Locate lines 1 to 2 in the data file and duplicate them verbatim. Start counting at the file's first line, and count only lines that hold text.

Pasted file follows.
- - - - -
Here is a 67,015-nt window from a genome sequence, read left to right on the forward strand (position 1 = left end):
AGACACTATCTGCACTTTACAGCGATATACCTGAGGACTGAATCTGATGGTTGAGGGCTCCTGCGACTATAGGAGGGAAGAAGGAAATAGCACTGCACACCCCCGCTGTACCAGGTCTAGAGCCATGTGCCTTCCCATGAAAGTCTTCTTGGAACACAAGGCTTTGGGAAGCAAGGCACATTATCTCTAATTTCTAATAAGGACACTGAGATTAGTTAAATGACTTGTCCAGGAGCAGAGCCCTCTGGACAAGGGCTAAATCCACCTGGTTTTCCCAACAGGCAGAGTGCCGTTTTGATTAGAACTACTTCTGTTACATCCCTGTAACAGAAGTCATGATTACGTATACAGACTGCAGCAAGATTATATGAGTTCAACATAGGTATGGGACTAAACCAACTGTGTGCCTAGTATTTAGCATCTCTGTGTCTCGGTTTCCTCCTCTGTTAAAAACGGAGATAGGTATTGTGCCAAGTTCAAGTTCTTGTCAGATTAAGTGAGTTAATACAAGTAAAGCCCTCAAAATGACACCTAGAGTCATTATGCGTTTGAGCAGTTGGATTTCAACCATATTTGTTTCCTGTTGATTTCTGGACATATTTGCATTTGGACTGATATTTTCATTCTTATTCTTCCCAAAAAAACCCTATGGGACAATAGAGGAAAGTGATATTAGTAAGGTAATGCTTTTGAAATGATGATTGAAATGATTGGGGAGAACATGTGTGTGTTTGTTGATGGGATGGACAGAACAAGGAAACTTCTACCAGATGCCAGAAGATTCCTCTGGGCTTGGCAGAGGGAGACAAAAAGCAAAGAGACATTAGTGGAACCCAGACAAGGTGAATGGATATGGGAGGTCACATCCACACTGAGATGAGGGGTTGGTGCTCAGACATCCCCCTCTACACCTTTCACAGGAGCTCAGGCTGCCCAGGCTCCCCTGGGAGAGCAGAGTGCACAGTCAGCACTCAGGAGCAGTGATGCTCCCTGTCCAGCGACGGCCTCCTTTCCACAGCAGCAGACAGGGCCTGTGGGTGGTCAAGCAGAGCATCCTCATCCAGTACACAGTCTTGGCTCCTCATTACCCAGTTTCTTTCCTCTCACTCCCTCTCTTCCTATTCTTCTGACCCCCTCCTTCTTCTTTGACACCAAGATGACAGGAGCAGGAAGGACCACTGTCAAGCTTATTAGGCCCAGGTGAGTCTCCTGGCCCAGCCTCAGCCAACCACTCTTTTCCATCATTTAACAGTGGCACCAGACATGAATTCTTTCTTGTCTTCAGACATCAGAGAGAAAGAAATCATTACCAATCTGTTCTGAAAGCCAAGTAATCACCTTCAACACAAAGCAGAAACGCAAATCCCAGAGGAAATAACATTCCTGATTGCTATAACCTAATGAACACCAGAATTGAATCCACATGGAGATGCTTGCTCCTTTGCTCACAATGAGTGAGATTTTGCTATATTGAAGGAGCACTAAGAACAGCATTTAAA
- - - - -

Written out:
Here is a 67,015-nt window from a genome sequence, read left to right on the forward strand (position 1 = left end):
AGACACTATCTGCACTTTACAGCGATATACCTGAGGACTGAATCTGATGGTTGAGGGCTCCTGCGACTATAGGAGGGAAGAAGGAAATAGCACTGCACACCCCCGCTGTACCAGGTCTAGAGCCATGTGCCTTCCCATGAAAGTCTTCTTGGAACACAAGGCTTTGGGAAGCAAGGCACATTATCTCTAATTTCTAATAAGGACACTGAGATTAGTTAAATGACTTGTCCAGGAGCAGAGCCCTCTGGACAAGGGCTAAATCCACCTGGTTTTCCCAACAGGCAGAGTGCCGTTTTGATTAGAACTACTTCTGTTACATCCCTGTAACAGAAGTCATGATTACGTATACAGACTGCAGCAAGATTATATGAGTTCAACATAGGTATGGGACTAAACCAACTGTGTGCCTAGTATTTAGCATCTCTGTGTCTCGGTTTCCTCCTCTGTTAAAAACGGAGATAGGTATTGTGCCAAGTTCAAGTTCTTGTCAGATTAAGTGAGTTAATACAAGTAAAGCCCTCAAAATGACACCTAGAGTCATTATGCGTTTGAGCAGTTGGATTTCAACCATATTTGTTTCCTGTTGATTTCTGGACATATTTGCATTTGGACTGATATTTTCATTCTTATTCTTCCCAAAAAAACCCTATGGGACAATAGAGGAAAGTGATATTAGTAAGGTAATGCTTTTGAAATGATGATTGAAATGATTGGGGAGAACATGTGTGTGTTTGTTGATGGGATGGACAGAACAAGGAAACTTCTACCAGATGCCAGAAGATTCCTCTGGGCTTGGCAGAGGGAGACAAAAAGCAAAGAGACATTAGTGGAACCCAGACAAGGTGAATGGATATGGGAGGTCACATCCACACTGAGATGAGGGGTTGGTGCTCAGACATCCCCCTCTACACCTTTCACAGGAGCTCAGGCTGCCCAGGCTCCCCTGGGAGAGCAGAGTGCACAGTCAGCACTCAGGAGCAGTGATGCTCCCTGTCCAGCGACGGCCTCCTTTCCACAGCAGCAGACAGGGCCTGTGGGTGGTCAAGCAGAGCATCCTCATCCAGTACACAGTCTTGGCTCCTCATTACCCAGTTTCTTTCCTCTCACTCCCTCTCTTCCTATTCTTCTGACCCCCTCCTTCTTCTTTGACACCAAGATGACAGGAGCAGGAAGGACCACTGTCAAGCTTATTAGGCCCAGGTGAGTCTCCTGGCCCAGCCTCAGCCAACCACTCTTTTCCATCATTTAACAGTGGCACCAGACATGAATTCTTTCTTGTCTTCAGACATCAGAGAGAAAGAAATCATTACCAATCTGTTCTGAAAGCCAAGTAATCACCTTCAACACAAAGCAGAAACGCAAATCCCAGAGGAAATAACATTCCTGATTGCTATAACCTAATGAACACCAGAATTGAATCCACATGGAGATGCTTGCTCCTTTGCTCACAATGAGTGAGATTTTGCTATATTGAAGGAGCACTAAGAACAGCATTTAAA